- Six 3"-wide strips of treated fabric, the same length as your demonstration rectangle's long sides
- Three 3"-wide strips of treated fabric, the length of your demonstration rectangle's short sides plus 2"
- Several completed handkerchief corners blocks
- 18" x 12" rectangle of primed canvas or treated and primed muslin. Cover one side with one treated fabric divided into 3 equal 6" x 12" sections.
- Small bucket of soapy water and a towel for washing hands.
Because this is a new craft technique, I strongly recommend that you make at least one Floorquilt before teaching students. You should become familiar with the Floorquilt Fundamentals chapter of Floorquilts!, pages 7-15. If anything is unclear, please contact me at firstname.lastname@example.org or 914-967-6986 or 914-625-7422.
Making a sample in advance and displaying it in your store will also encourage signups for the class.
During the class:
Making Floorquilts is a no-sew craft – fabrics are decoupaged onto canvas and treated and sealed for durability and safety. Be aware that decoupage can be pretty messy and drying time is necessary between most of the steps. Patience is the most valuable "talent" required in Floorquilt-making. It's easy, but not necessarily fast.
- Identify the basic tools and materials (page 7). I strongly suggest that other products not be substituted for the ones recommended on page 78. My recommendations have been tested by teachers and students with highly satisfying results. Similar products do not always perform as well.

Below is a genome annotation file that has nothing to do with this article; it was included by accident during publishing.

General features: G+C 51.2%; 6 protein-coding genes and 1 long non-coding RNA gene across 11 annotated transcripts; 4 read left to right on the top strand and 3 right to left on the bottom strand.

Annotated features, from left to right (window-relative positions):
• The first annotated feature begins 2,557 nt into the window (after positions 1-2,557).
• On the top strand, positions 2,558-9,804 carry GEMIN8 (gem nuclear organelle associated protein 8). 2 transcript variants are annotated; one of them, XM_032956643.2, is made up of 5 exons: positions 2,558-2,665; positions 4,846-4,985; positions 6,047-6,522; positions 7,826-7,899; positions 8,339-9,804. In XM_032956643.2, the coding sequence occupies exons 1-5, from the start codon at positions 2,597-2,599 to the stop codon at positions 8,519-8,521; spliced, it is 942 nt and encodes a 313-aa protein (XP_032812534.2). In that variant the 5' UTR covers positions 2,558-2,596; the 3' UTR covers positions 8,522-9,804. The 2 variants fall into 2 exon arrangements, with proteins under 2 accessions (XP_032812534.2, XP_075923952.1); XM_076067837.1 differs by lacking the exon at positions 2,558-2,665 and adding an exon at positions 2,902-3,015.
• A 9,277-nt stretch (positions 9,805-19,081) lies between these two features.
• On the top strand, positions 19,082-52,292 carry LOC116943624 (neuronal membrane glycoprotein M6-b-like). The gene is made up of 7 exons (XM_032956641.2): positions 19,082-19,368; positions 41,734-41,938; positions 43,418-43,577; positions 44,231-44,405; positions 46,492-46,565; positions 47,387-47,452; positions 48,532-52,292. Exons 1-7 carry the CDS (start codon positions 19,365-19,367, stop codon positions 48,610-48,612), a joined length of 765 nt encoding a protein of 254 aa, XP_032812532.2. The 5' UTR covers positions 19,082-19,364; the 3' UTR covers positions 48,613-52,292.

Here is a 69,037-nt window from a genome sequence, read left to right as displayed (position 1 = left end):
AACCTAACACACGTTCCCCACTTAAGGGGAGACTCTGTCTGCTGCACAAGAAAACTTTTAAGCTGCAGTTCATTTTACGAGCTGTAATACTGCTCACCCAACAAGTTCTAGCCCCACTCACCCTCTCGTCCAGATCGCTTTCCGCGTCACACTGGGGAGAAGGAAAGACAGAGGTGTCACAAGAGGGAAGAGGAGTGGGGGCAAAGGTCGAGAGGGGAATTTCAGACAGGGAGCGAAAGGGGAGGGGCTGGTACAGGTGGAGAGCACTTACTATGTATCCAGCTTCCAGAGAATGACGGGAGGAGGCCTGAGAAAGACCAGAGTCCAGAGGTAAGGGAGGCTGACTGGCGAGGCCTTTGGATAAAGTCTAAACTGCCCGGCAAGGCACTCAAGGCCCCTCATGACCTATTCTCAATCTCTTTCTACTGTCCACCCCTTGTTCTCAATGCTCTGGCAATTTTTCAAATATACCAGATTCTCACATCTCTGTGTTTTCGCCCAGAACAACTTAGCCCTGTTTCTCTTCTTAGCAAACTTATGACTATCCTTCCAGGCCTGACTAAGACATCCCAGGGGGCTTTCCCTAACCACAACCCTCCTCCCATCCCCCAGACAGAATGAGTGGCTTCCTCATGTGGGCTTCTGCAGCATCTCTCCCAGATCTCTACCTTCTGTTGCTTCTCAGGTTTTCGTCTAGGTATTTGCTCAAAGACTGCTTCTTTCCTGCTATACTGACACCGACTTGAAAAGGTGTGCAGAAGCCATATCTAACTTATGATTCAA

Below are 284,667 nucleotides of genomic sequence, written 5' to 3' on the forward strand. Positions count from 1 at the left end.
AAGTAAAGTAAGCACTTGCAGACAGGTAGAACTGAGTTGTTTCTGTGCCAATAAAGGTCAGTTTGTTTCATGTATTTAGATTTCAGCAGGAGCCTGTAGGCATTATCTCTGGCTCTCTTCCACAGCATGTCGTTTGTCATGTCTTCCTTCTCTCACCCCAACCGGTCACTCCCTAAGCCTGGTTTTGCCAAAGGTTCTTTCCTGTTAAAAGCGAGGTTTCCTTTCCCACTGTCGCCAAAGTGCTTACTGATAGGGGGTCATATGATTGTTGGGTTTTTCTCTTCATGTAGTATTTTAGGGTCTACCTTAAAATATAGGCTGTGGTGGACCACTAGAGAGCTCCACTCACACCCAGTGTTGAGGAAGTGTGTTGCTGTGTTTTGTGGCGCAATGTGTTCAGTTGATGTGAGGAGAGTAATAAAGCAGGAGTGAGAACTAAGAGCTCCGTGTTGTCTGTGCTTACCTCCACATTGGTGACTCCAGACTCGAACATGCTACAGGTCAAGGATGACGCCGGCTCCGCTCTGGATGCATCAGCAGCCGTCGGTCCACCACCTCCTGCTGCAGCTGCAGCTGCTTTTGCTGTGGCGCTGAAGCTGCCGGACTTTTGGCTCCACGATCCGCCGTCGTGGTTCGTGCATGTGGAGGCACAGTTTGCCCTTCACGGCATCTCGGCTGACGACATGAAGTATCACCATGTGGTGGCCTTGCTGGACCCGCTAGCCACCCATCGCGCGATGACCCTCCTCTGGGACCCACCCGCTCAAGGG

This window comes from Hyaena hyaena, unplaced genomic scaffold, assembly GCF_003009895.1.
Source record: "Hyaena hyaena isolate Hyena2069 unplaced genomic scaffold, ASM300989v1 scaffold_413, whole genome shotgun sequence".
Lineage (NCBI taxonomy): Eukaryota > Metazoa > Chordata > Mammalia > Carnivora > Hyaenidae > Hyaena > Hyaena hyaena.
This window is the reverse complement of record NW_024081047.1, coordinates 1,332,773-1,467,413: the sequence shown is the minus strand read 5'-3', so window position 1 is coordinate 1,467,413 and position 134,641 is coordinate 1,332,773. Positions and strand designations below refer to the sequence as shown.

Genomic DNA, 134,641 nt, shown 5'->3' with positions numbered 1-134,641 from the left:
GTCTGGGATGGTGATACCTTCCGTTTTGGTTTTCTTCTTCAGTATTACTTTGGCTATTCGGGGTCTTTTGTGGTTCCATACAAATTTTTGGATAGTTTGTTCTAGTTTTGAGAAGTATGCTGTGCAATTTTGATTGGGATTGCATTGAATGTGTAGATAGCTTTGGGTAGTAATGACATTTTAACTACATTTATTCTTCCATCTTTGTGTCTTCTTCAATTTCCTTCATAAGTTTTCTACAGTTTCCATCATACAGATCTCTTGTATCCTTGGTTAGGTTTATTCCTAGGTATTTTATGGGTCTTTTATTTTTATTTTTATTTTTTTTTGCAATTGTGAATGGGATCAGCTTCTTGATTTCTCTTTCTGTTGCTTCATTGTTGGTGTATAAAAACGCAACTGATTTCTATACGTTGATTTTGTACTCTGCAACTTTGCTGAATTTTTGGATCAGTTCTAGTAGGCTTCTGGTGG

- Discuss the Handkerchief Corners design (page 17) and Floorquilt fundamentals, pages 6-15.
- Demonstrate how to prepare fabrics (pages 8-9) and canvas (page 10).
Homework: have students prepare fabrics and canvas, make templates, and cut fabric pieces for their Floorquilts (pages 17-18).
Demonstrate how to assemble a quilt block and explore other design options using graduated squares.
Demonstrate how to mark borders and apply them, steps 1-7 (pages 11-12).
Discuss border variations (page 13).
Demonstrate how to apply protective coatings and backing (pages 14-15). (Use the prepared and sectioned 12" x 18" rectangle mentioned in Advance Preparations to demonstrate the 3 coatings.)
Demonstrate how to apply backing (page 15). Use the back of your sample Floorquilt to demonstrate this step.
Discuss storing treated fabrics (page 7), storing and shipping completed Floorquilts (page 6), and making small gift items. Refer students to the Off the Floorquilts chapter on pages 61-70.
Once you've made one Floorquilt, you can make any of the 12 projects in the book. No matter which project you choose to work on, the tips and illustrations in the book provide useful information. Interspersed among the projects are many pages of "inspirations" that are also easy to make. After mastering the very simple preparations and coatings basics, just add your own inspiration...the floor's the limit!